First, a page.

Ryan: Legal status won't be 'automatic'

Rep. Paul Ryan (R-Wis.) confirmed on Wednesday that the House GOP’s principles on immigration reform would endorse giving legal status to illegal immigrants.

Ryan reiterated there would be no “special” pathway to citizenship for those immigrants, but said they would be able to apply for a green card after a long set of requirement were met. He did not, however, provide a timeline.

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The former vice presidential candidate said the principles would also outline a probationary work status those illegal immigrants would be initially defined under until the border is secure and a host of other requirements are satisfied.

“That is the kind of broad brush here — that is the kind of process we envision that is not a special pathway to citizenship, and it is not automatically, in anyway, giving an undocumented immigrant citizenship,” he said on MSNBC.

Ryan said the principles would also make sure the GOP writes in triggers for border and interior enforcement that cannot be side-stepped by President Obama.

“That is a big concern of ours these days,” he said. "As you can tell we have reason to be concerned. So we want to make sure that we write a law that he can’t avoid."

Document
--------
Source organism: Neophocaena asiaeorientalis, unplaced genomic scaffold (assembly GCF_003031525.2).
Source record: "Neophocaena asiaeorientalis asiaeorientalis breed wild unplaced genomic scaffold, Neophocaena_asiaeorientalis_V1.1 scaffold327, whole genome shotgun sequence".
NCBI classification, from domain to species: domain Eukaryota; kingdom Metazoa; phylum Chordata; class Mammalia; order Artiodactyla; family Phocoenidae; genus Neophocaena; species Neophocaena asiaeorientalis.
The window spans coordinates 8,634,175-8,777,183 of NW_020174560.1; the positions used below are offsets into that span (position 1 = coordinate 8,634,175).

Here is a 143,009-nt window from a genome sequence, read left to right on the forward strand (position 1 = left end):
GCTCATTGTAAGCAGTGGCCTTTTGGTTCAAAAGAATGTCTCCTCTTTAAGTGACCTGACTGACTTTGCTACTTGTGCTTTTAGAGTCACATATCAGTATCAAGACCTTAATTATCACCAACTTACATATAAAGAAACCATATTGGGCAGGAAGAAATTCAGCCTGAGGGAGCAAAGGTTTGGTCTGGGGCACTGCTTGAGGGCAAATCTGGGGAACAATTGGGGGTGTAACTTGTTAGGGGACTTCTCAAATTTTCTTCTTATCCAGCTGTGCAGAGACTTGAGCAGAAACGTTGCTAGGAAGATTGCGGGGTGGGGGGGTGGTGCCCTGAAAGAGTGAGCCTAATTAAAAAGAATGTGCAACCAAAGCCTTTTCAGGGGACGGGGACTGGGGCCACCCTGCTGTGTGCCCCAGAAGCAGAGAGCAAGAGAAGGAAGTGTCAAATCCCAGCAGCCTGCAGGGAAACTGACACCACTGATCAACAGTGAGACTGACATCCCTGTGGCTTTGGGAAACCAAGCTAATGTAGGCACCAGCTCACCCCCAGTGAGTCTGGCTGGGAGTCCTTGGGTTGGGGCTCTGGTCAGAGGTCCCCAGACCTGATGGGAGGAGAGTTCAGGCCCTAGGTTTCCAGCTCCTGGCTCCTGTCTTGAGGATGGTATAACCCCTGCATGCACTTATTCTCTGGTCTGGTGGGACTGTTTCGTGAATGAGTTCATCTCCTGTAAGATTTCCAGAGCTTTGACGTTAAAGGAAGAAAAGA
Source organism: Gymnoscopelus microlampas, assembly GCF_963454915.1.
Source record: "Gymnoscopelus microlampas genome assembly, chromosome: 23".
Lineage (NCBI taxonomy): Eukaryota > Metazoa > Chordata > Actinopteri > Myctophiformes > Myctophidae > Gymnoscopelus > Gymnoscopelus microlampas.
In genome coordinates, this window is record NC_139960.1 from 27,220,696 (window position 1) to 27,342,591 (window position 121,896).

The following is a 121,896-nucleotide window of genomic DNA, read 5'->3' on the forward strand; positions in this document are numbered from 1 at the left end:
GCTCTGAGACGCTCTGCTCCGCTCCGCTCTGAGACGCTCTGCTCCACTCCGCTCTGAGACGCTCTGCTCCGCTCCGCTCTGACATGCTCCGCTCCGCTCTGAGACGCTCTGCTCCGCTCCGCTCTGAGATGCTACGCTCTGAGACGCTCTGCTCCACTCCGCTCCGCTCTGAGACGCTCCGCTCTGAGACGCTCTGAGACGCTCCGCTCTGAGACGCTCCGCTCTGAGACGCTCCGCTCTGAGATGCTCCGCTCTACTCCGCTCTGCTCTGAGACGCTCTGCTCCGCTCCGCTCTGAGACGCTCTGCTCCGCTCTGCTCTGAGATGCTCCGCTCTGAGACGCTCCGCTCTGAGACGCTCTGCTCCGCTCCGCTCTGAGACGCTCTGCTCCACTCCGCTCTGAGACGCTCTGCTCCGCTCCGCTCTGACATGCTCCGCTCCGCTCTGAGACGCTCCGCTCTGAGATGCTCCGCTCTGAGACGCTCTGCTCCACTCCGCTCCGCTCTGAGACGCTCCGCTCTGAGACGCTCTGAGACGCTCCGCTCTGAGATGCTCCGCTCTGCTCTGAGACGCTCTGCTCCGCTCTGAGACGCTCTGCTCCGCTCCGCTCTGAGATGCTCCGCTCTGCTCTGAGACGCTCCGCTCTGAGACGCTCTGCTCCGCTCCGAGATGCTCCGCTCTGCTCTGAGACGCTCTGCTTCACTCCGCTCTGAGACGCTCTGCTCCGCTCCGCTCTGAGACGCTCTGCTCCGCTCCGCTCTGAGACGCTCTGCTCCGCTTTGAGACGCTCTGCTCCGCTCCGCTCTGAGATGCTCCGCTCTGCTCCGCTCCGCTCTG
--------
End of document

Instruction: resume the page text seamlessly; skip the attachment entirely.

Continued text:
Ryan said the principles would outline a bill that would allow immigrants living in the country illegally to “come out of the shadows” to receive a probationary work permit.

To get out of the probationary status and receive a regular work permit, triggers for border security and interior enforcement would have to be met and independently verified. 

Those immigrants would also have to pay a fine, learn English and civics, and prove that they are not on welfare.

At that point, they would be able to apply for a green card for permanent residency through regular procedures.

“And if you want to get in line to get a green card like every other immigrant, you can do that,” he said. “You just have to get at the back of the line. So that we preference the legal immigrant that did things right in the first place.”

When asked how long it would take to eventually gain citizenship or if the plan would ever allow it, Paul said it is too early in the process to answer the question.

“This isn’t even in legislative form yet, so I don’t know the answer to your question,” he said. “The Speaker is working on drafting principles that resemble what I just said, and we are going to have a big debate about these principles and about how to proceed so it is a little premature to get into those details.”

Immigration reform is expected to be a leading topic during the House GOP retreat in Maryland this week.